Mexico’s President-elect Lopez Obrador, who takes office Saturday, vows a national transformation
Mexico will embark on an era of high expectations and profound uncertainty Saturday under the leadership of one of the country’s most enigmatic political figures — Andres Manuel Lopez Obrador.
Lopez Obrador, who rode populist rhetoric and a vow of a national transformation to a landslide election in July’s balloting, is set to begin a six-year term as Mexico’s 57th president.
The inauguration will mark the stunning revival of a twice-defeated presidential aspirant who ran under the leftist banner of his own party — and who represents a stark departure from Mexico’s recent run of mostly drab, technocratic leaders.
“I am not going to be a flower pot, I’m not an adornment,” the silver-haired president-elect, who turned 65 this month, warned in a recent YouTube message. “I have a mandate. … The Mexican people want an end to corruption and impunity.”
Despite his overwhelming electoral victory, Lopez Obrador remains a divisive figure: His supporters laud him as a kind of savior for a Mexico gone terribly awry, while his critics fear the return of an old-style Latin American caudillo, or strongman, poised to turn back Mexico’s slow march toward democracy.
The inaugural guest list includes an eclectic array of world leaders, among them U.S. Vice President Mike Pence and a pair of Washington’s key adversaries — the socialist presidents of Venezuela and Cuba, recently dubbed, along with Nicaragua, Latin America’s “troika of tyranny” by John Bolton, the U.S. national security advisor.
Lopez Obrador’s ascendance has buoyed hopes of an improved economic and security panorama for many Mexicans, despite doubts among some about his ability to govern after years as a noisy dissident denouncing the “mafia of power” — his depiction of Mexico’s long-entrenched ruling classes.
His campaign vows to fight corruption and shrink poverty resonated deeply in a period of desultory economic growth, rising crime and seemingly unchecked official graft.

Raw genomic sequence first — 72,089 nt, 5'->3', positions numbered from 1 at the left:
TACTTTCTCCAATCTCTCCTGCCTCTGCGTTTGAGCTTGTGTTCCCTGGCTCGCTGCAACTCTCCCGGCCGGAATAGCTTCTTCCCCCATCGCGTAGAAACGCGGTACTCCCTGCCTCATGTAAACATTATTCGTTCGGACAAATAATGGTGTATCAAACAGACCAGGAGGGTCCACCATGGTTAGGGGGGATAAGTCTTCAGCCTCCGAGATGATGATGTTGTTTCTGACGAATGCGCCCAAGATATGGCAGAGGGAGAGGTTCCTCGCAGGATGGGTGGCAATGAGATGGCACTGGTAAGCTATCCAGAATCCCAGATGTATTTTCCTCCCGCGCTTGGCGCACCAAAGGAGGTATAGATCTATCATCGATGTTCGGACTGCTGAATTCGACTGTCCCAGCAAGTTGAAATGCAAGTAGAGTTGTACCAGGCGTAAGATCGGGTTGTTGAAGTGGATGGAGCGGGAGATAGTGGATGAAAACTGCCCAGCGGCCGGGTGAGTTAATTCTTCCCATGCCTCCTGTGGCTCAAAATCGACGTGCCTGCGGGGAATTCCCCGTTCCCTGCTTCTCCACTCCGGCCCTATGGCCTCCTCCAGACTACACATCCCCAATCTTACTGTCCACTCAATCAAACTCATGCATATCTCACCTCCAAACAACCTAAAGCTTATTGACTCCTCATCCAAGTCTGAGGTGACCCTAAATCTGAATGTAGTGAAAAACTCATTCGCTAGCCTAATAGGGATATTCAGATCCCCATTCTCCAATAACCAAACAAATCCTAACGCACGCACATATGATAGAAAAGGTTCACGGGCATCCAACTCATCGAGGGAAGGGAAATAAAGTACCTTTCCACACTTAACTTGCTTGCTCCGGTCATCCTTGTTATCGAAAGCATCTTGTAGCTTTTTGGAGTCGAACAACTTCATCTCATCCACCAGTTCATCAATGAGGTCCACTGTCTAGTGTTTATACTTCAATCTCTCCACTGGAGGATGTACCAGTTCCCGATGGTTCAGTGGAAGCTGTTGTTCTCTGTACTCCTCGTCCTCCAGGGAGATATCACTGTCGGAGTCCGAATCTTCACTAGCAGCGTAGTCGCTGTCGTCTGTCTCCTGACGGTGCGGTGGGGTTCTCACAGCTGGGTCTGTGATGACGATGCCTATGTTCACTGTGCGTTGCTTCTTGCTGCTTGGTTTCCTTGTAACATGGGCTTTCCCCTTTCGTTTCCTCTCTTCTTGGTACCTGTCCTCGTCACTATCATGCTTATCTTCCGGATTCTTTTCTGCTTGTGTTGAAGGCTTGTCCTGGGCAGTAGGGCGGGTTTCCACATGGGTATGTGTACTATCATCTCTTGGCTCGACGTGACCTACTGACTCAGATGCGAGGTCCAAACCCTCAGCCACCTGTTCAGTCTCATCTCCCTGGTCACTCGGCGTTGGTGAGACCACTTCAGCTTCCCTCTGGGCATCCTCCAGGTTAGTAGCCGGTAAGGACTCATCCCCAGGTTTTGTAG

More than 4 of 10 Mexicans, in excess of 53 million people, still live in poverty, while the country is on pace to exceed last year’s record of more than 31,000 homicides, and a string of former governors is facing corruption charges. Public outrage with corruption during the administration of outgoing President Enrique Peña Nieto helped fuel Lopez Obrador’s electoral victory.
Lopez Obrador, with scant experience in foreign affairs, faces an immediate potential clash with Mexico’s northern neighbor. President Trump has vowed to shut the border in response to the looming presence in the border city of Tijuana of thousands of bedraggled Central Americans from migrant caravans, most seeking to enter the United States.
A sign of cooperation between the two countries occurred on the sidelines of the G-20 summit in Buenos Aires on Friday, when the United States, Mexico and Canada signed an accord revising the North American Free Trade Agreement — which Trump had long threatened to cancel, leading to months of acrimonious negotiations.
The agreement, which still requires approval by Congress as well as lawmakers in Mexico and Canada, spares Mexico’s new leadership a battle with the Trump administration on trade.